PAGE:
Leveling the Playing Field for Smallholder Farmers

9 Nov

By Brianna Besch, CTI Intern-

Last month the Food and Agricultural Organization estimated that 850 million people on the planet are chronically hungry. The problem isn’t necessary lack of food—the world is growing more food than ever before—it’s that this food can’t be accessed by those most at risk of hunger: the rural poor, in particular, landless and smallholder farmers, who are not producing enough food to subsist. These farmers can’t compete in a global agricultural system stacked against them.

This is why CTI develops simple technologies that help farmers in the developing world overcome food insecurity. Our devices are designed specifically for the daily challenges small farmers face. They are efficient, affordable and culturally appropriate. Instead of encouraging farmers to grow more food, we help them keep the food they already have by reducing post-harvest processing losses.

Small developing world farmers are at a huge disadvantage in the global agricultural market. It started with the Green Revolution; the period in the 1960’s that promoted extensive deployment of chemical fertilizers, farm machinery and high-yielding varieties of grain. While many view this era as a great triumph (food production skyrocketed,) growing more food did not help feed the world’s poorest population—smallholder rural farmers. As production exploded and cheap, subsidized imports flooded developing world markets, grain prices plummeted. Smallholder farmers were unable to afford expensive inputs associated with high-yielding varieties, and using traditional production methods could not compete against large international agribusinesses. As a result, many farmers lost their land while others switched to cash crops, leaving them food insecure and deeper in poverty.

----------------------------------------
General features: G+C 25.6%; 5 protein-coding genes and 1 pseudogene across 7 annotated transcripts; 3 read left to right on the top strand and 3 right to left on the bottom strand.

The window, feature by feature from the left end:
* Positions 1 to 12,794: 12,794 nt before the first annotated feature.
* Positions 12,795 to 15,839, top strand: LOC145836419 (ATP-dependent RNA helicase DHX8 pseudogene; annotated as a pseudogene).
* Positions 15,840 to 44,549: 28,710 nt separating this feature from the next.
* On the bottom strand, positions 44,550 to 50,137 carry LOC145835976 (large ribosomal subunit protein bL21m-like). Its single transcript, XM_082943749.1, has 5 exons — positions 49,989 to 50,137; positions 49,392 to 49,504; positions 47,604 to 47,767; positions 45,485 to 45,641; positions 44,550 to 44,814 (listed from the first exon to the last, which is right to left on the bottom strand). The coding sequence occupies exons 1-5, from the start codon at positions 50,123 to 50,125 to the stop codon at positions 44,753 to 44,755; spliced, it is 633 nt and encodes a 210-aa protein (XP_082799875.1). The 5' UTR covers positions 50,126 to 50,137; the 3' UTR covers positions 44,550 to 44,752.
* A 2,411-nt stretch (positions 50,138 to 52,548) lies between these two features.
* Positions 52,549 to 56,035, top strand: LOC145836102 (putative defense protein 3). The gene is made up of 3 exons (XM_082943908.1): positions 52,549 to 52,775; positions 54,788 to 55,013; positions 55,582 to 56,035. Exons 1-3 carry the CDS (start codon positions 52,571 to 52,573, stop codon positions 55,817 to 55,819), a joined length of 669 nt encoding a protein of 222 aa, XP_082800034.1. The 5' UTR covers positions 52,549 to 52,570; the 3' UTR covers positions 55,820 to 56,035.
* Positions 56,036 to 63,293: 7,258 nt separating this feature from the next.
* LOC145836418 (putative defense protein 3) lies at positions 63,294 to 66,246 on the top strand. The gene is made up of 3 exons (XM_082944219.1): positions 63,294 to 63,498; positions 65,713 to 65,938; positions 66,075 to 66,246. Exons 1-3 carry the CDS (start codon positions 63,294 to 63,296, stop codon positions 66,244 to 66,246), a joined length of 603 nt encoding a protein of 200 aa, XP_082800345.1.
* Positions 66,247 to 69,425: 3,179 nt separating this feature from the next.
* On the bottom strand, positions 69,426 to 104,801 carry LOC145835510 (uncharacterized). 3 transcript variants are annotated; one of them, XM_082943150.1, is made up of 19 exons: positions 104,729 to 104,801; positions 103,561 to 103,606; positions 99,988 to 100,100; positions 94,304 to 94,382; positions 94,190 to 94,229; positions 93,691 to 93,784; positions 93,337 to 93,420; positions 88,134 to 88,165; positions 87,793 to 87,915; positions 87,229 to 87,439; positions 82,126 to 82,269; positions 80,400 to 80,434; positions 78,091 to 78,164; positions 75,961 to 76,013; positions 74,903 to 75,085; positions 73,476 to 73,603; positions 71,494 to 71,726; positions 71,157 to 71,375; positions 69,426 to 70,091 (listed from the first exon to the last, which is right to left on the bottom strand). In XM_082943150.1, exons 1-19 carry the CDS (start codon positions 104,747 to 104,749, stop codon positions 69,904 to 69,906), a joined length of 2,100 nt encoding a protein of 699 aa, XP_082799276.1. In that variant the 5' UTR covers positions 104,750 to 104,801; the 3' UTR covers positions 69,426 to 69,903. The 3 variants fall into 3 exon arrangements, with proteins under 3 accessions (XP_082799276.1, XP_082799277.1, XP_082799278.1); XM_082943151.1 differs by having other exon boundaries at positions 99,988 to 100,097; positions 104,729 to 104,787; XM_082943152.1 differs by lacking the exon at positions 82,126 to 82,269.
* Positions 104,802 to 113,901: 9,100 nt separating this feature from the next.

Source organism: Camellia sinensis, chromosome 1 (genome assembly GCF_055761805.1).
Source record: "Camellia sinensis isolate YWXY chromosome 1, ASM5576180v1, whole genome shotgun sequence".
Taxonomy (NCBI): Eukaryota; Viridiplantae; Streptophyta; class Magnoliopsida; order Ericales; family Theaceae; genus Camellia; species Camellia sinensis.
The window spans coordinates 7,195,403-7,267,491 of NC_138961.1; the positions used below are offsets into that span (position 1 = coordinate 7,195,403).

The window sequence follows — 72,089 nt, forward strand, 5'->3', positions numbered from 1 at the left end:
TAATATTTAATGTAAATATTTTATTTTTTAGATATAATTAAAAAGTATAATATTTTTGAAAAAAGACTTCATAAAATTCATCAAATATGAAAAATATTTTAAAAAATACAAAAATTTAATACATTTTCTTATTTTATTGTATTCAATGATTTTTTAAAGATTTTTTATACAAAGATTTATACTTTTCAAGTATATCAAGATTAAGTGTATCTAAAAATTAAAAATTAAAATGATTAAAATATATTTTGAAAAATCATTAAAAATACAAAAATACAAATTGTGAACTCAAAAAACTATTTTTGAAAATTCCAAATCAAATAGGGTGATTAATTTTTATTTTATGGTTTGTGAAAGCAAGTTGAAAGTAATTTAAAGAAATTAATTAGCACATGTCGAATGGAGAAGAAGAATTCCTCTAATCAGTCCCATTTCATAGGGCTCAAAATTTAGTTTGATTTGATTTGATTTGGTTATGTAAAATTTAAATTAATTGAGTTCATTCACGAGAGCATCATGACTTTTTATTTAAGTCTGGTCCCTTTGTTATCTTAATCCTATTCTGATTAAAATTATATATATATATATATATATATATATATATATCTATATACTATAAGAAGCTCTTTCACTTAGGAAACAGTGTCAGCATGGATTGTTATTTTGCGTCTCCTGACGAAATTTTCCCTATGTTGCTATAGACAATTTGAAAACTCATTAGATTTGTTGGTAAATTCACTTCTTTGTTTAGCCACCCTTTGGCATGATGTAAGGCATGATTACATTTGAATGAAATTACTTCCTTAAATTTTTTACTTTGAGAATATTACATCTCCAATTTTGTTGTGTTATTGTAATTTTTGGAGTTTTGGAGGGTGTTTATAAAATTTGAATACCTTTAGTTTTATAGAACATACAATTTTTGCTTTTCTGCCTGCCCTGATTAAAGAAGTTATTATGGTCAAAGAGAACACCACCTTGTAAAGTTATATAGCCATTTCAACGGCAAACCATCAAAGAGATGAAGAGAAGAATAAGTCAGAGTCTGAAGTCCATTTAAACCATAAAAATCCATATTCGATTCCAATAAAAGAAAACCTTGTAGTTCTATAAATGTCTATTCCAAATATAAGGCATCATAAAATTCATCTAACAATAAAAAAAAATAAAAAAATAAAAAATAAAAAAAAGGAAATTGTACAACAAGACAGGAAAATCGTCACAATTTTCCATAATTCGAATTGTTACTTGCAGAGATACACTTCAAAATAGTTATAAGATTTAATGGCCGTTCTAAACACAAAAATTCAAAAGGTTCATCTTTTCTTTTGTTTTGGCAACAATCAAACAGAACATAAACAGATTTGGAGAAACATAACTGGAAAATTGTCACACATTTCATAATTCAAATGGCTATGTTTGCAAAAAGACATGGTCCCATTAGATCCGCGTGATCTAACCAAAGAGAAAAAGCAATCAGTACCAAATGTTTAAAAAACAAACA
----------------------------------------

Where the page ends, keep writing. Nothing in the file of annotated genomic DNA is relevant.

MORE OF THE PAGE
Increasing yields isn’t the only way increase food availability. Each year Sub-Saharan farmers lose $4 billion worth of grain in post-harvest processing. CTI works at a village level to harness this waste with simple, efficient, labor saving technologies.

One example is our newest set of grain processors. Farmers lose 15-50% of their grain in traditional processing methods:a mortar and pestle to remove grain from the stalk and separating grain from chaff in the wind. We created a stripper, thresher and winnower system for pearl millet, a highly nutritious traditional crop. These devices process grain ten-times faster than traditional methods, with less than 10% losses. During the testing phase, Oumar Sarr, from Senegal, described the system’s impact:

“I like the lack of yields lost in the process, the clean unbroken grain, but most importantly, what would take 10 women to do in an hour now takes 1 woman 10 minutes.”

Through a collaboration with the National Cooperative Business Association, we sent six of these systems to Senegal, and held trainings on them with rural villages last month.

While the problems of the world agricultural system are out of our hands, our work is one piece of a global solution to eradicating hunger. By focusing on post-harvest food capture, rather than highly technical yield increases, we are helping smallholder developing-world farmers compete when the deck is stacked against them.

Brianna is a senior Environmental Studies and Geography major at Macalester College, currently interning at CTI.

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